Rissberger said he saw young people heading downtown on Saturday as early as 9 a.m., dressed in green. He was concerned that the students would not be pacing themselves, he said, and that partying “that much” was not healthy. Getting black-out drunk shouldn’t be looked at as a positive pursuit or a humorous activity, he added.
“As any health professional will tell you, blacking out is the first sign of a serious problem,” Rissberger said. “ Anything could happen while being blacked out ... it’s not funny.”
Oneonta police chief Dennis Nayor said the force was busy Saturday, with arrests for underage drinking, DWI, disorderly conduct and noise violations, but he added that his force had been prepared for the “holiday” with increased police patrols.
As for the Red Jug Pub’s post, Nayor said he thought it was inappropriate and, potentially, prohibited.
“I will be conferring with the state liquor authority,” Nayor said.
Common Council member Mike Lynch called the Instagram post “nonsense,” but said it was not surprising. There are two types of bar owners in Oneonta, he said: ones who do a good job at controlling binge drinking and policing underage drinkers, and ones who make their money from it.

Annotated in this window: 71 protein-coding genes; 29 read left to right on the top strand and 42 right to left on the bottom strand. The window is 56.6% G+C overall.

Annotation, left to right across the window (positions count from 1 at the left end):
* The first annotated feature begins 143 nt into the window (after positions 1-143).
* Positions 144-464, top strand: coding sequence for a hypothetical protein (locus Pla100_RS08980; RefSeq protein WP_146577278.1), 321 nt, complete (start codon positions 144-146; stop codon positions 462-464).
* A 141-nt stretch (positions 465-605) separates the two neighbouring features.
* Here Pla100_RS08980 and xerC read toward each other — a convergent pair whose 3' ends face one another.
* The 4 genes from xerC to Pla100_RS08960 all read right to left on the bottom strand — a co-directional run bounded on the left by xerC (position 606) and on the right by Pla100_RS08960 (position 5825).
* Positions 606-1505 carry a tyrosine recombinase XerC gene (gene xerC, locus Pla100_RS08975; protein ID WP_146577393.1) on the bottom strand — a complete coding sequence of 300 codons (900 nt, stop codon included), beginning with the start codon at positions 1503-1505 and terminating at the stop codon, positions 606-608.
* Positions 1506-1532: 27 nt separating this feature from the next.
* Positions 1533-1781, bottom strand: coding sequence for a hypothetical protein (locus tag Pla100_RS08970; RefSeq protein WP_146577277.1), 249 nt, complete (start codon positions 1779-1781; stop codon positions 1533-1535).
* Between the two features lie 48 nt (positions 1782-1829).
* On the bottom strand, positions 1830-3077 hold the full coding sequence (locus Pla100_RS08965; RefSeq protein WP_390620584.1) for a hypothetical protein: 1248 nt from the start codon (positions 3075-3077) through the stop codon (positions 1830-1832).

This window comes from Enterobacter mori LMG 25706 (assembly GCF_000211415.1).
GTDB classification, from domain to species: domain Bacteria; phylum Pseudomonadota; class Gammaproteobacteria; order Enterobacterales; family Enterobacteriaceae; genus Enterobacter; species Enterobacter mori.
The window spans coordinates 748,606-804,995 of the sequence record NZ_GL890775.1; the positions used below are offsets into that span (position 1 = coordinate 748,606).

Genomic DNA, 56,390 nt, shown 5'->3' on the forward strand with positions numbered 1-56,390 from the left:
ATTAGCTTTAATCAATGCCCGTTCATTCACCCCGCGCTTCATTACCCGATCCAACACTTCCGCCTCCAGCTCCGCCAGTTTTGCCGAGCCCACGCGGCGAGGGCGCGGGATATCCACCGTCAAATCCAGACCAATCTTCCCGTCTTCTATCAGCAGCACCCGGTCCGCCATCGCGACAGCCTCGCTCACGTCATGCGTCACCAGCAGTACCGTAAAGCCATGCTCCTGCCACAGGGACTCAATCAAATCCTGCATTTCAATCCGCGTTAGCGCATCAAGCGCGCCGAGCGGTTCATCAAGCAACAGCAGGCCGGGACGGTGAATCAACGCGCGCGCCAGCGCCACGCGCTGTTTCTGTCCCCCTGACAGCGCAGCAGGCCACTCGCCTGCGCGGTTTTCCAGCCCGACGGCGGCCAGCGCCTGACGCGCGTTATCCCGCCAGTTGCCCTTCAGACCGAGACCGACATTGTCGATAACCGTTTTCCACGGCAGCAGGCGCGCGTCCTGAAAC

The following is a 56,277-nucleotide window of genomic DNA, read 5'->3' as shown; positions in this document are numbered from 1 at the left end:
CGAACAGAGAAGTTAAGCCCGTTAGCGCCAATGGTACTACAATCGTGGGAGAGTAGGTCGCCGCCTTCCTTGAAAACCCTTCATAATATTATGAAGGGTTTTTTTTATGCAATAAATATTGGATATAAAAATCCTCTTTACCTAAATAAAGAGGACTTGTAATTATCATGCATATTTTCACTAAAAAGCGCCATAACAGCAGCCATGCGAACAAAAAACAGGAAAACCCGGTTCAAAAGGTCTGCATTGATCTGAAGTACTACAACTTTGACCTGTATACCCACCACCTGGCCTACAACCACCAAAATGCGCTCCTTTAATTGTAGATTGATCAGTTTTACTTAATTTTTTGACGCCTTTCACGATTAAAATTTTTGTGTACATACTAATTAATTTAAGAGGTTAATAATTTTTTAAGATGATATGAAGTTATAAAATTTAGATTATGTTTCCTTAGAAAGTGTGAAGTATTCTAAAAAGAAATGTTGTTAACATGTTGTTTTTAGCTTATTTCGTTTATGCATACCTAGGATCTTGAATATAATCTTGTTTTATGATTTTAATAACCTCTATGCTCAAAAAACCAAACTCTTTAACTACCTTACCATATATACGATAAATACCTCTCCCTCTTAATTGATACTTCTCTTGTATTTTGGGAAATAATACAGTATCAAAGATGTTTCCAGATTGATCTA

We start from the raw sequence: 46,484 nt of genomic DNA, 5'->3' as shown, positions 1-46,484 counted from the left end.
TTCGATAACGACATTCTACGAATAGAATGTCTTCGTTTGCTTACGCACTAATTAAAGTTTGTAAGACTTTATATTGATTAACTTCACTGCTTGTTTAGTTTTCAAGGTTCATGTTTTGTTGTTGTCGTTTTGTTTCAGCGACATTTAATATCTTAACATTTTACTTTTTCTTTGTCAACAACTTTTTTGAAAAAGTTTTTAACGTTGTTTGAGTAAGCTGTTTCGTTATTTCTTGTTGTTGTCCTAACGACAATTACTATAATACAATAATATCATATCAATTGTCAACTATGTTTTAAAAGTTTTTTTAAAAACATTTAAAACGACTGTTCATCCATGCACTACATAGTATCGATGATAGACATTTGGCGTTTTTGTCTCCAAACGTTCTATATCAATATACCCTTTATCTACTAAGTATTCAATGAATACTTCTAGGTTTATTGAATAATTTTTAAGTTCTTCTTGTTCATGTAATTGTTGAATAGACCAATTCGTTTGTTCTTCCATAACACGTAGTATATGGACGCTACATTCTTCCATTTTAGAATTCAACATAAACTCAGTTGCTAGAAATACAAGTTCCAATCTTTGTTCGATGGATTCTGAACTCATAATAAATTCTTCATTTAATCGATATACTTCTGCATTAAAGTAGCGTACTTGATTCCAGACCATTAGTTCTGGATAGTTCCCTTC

“It’s hard to make a living for an honest, law-abiding tavern keeper in Oneonta because they are at a competitive disadvantage to those bars that sell to minors and don’t cut people off when they’ve had too much,” Lynch said.
Hal Legg, SUNY Oneonta’s director of communications, said his first thoughts after seeing the Instagram post and subsequent “#st.oney’sday” tweets and pictures were as a parent who would be mortified if he saw his child participating in the antics.
As a college official, Legg said, “We don’t find anything humorous or clever about blacking out.”
“It looks like the St. Oney’s Day hashtag on Twitter,” Legg said, “is ... a catalog of really bad decision-making.”